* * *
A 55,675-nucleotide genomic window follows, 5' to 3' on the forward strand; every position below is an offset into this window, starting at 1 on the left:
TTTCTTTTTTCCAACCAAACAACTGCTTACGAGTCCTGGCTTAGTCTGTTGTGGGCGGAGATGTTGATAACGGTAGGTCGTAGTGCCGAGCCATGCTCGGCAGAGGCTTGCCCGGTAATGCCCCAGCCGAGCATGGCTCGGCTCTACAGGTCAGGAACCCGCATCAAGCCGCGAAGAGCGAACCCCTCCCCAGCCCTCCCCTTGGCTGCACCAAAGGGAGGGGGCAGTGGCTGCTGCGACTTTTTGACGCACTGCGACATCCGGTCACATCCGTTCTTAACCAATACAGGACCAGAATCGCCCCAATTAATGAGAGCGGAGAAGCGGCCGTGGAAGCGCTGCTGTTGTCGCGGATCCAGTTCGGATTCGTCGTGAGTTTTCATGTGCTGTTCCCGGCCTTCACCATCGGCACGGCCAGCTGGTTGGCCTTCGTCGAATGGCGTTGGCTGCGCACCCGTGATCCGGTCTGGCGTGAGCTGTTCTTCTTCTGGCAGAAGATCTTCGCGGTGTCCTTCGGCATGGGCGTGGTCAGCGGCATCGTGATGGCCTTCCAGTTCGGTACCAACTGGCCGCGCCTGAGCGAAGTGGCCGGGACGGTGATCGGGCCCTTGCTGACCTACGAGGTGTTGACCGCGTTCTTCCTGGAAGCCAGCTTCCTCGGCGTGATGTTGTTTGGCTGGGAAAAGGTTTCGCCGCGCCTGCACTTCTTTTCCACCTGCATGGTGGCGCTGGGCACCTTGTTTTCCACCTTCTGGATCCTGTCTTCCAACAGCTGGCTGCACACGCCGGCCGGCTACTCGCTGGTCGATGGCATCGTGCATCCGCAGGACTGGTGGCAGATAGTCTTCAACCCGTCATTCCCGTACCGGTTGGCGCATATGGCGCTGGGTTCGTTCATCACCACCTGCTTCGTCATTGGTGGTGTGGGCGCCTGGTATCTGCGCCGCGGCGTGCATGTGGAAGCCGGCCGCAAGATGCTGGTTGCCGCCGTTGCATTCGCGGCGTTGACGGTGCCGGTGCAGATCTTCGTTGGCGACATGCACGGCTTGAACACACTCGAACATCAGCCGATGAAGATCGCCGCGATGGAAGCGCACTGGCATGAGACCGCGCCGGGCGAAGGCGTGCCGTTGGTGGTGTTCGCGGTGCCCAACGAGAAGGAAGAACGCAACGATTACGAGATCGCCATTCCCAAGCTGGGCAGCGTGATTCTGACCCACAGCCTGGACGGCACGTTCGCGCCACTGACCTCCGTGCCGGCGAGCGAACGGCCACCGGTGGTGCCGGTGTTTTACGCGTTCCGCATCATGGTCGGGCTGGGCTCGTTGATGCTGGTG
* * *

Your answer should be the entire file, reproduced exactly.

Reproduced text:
A 55,675-nucleotide genomic window follows, 5' to 3' on the forward strand; every position below is an offset into this window, starting at 1 on the left:
TTTCTTTTTTCCAACCAAACAACTGCTTACGAGTCCTGGCTTAGTCTGTTGTGGGCGGAGATGTTGATAACGGTAGGTCGTAGTGCCGAGCCATGCTCGGCAGAGGCTTGCCCGGTAATGCCCCAGCCGAGCATGGCTCGGCTCTACAGGTCAGGAACCCGCATCAAGCCGCGAAGAGCGAACCCCTCCCCAGCCCTCCCCTTGGCTGCACCAAAGGGAGGGGGCAGTGGCTGCTGCGACTTTTTGACGCACTGCGACATCCGGTCACATCCGTTCTTAACCAATACAGGACCAGAATCGCCCCAATTAATGAGAGCGGAGAAGCGGCCGTGGAAGCGCTGCTGTTGTCGCGGATCCAGTTCGGATTCGTCGTGAGTTTTCATGTGCTGTTCCCGGCCTTCACCATCGGCACGGCCAGCTGGTTGGCCTTCGTCGAATGGCGTTGGCTGCGCACCCGTGATCCGGTCTGGCGTGAGCTGTTCTTCTTCTGGCAGAAGATCTTCGCGGTGTCCTTCGGCATGGGCGTGGTCAGCGGCATCGTGATGGCCTTCCAGTTCGGTACCAACTGGCCGCGCCTGAGCGAAGTGGCCGGGACGGTGATCGGGCCCTTGCTGACCTACGAGGTGTTGACCGCGTTCTTCCTGGAAGCCAGCTTCCTCGGCGTGATGTTGTTTGGCTGGGAAAAGGTTTCGCCGCGCCTGCACTTCTTTTCCACCTGCATGGTGGCGCTGGGCACCTTGTTTTCCACCTTCTGGATCCTGTCTTCCAACAGCTGGCTGCACACGCCGGCCGGCTACTCGCTGGTCGATGGCATCGTGCATCCGCAGGACTGGTGGCAGATAGTCTTCAACCCGTCATTCCCGTACCGGTTGGCGCATATGGCGCTGGGTTCGTTCATCACCACCTGCTTCGTCATTGGTGGTGTGGGCGCCTGGTATCTGCGCCGCGGCGTGCATGTGGAAGCCGGCCGCAAGATGCTGGTTGCCGCCGTTGCATTCGCGGCGTTGACGGTGCCGGTGCAGATCTTCGTTGGCGACATGCACGGCTTGAACACACTCGAACATCAGCCGATGAAGATCGCCGCGATGGAAGCGCACTGGCATGAGACCGCGCCGGGCGAAGGCGTGCCGTTGGTGGTGTTCGCGGTGCCCAACGAGAAGGAAGAACGCAACGATTACGAGATCGCCATTCCCAAGCTGGGCAGCGTGATTCTGACCCACAGCCTGGACGGCACGTTCGCGCCACTGACCTCCGTGCCGGCGAGCGAACGGCCACCGGTGGTGCCGGTGTTTTACGCGTTCCGCATCATGGTCGGGCTGGGCTCGTTGATGCTGGTG